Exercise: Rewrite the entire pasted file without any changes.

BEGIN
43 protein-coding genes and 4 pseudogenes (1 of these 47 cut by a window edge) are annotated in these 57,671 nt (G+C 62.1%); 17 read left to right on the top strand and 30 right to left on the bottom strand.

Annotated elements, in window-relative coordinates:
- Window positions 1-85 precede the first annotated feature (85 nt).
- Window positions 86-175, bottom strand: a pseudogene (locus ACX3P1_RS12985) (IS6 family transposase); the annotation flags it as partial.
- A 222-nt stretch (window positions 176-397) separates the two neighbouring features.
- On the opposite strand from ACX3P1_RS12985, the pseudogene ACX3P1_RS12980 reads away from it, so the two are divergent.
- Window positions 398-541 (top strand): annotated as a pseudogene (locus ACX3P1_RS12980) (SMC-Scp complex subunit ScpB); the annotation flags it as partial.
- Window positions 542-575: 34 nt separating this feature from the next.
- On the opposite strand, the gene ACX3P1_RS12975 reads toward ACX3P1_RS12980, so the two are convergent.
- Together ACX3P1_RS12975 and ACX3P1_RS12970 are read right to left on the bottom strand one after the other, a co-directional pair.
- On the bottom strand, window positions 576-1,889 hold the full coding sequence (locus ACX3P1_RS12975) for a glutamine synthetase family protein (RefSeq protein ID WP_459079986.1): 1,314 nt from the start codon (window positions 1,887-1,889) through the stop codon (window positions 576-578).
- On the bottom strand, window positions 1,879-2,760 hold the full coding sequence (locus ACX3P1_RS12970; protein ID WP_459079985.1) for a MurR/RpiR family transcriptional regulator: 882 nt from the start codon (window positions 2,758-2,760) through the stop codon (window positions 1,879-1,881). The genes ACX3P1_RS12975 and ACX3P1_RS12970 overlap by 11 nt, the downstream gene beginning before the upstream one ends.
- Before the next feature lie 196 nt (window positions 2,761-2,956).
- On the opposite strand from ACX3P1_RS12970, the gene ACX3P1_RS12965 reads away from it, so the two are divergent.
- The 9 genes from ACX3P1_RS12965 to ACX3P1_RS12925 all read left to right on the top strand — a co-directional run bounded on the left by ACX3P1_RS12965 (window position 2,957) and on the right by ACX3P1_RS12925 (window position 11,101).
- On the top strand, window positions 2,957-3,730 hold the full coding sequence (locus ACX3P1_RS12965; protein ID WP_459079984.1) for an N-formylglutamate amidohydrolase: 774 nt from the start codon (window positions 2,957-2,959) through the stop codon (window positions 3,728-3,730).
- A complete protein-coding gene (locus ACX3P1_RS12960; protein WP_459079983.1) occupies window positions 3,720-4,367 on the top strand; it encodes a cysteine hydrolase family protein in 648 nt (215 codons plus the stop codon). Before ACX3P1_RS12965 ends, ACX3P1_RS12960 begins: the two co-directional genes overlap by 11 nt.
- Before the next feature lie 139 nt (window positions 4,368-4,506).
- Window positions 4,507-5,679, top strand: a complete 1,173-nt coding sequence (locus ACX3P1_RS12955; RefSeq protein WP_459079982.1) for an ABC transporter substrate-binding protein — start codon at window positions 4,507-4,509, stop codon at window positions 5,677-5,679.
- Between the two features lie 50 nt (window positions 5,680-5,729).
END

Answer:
43 protein-coding genes and 4 pseudogenes (1 of these 47 cut by a window edge) are annotated in these 57,671 nt (G+C 62.1%); 17 read left to right on the top strand and 30 right to left on the bottom strand.

Annotated elements, in window-relative coordinates:
- Window positions 1-85 precede the first annotated feature (85 nt).
- Window positions 86-175, bottom strand: a pseudogene (locus ACX3P1_RS12985) (IS6 family transposase); the annotation flags it as partial.
- A 222-nt stretch (window positions 176-397) separates the two neighbouring features.
- On the opposite strand from ACX3P1_RS12985, the pseudogene ACX3P1_RS12980 reads away from it, so the two are divergent.
- Window positions 398-541 (top strand): annotated as a pseudogene (locus ACX3P1_RS12980) (SMC-Scp complex subunit ScpB); the annotation flags it as partial.
- Window positions 542-575: 34 nt separating this feature from the next.
- On the opposite strand, the gene ACX3P1_RS12975 reads toward ACX3P1_RS12980, so the two are convergent.
- Together ACX3P1_RS12975 and ACX3P1_RS12970 are read right to left on the bottom strand one after the other, a co-directional pair.
- On the bottom strand, window positions 576-1,889 hold the full coding sequence (locus ACX3P1_RS12975) for a glutamine synthetase family protein (RefSeq protein ID WP_459079986.1): 1,314 nt from the start codon (window positions 1,887-1,889) through the stop codon (window positions 576-578).
- On the bottom strand, window positions 1,879-2,760 hold the full coding sequence (locus ACX3P1_RS12970; protein ID WP_459079985.1) for a MurR/RpiR family transcriptional regulator: 882 nt from the start codon (window positions 2,758-2,760) through the stop codon (window positions 1,879-1,881). The genes ACX3P1_RS12975 and ACX3P1_RS12970 overlap by 11 nt, the downstream gene beginning before the upstream one ends.
- Before the next feature lie 196 nt (window positions 2,761-2,956).
- On the opposite strand from ACX3P1_RS12970, the gene ACX3P1_RS12965 reads away from it, so the two are divergent.
- The 9 genes from ACX3P1_RS12965 to ACX3P1_RS12925 all read left to right on the top strand — a co-directional run bounded on the left by ACX3P1_RS12965 (window position 2,957) and on the right by ACX3P1_RS12925 (window position 11,101).
- On the top strand, window positions 2,957-3,730 hold the full coding sequence (locus ACX3P1_RS12965; protein ID WP_459079984.1) for an N-formylglutamate amidohydrolase: 774 nt from the start codon (window positions 2,957-2,959) through the stop codon (window positions 3,728-3,730).
- A complete protein-coding gene (locus ACX3P1_RS12960; protein WP_459079983.1) occupies window positions 3,720-4,367 on the top strand; it encodes a cysteine hydrolase family protein in 648 nt (215 codons plus the stop codon). Before ACX3P1_RS12965 ends, ACX3P1_RS12960 begins: the two co-directional genes overlap by 11 nt.
- Before the next feature lie 139 nt (window positions 4,368-4,506).
- Window positions 4,507-5,679, top strand: a complete 1,173-nt coding sequence (locus ACX3P1_RS12955; RefSeq protein WP_459079982.1) for an ABC transporter substrate-binding protein — start codon at window positions 4,507-4,509, stop codon at window positions 5,677-5,679.
- Between the two features lie 50 nt (window positions 5,680-5,729).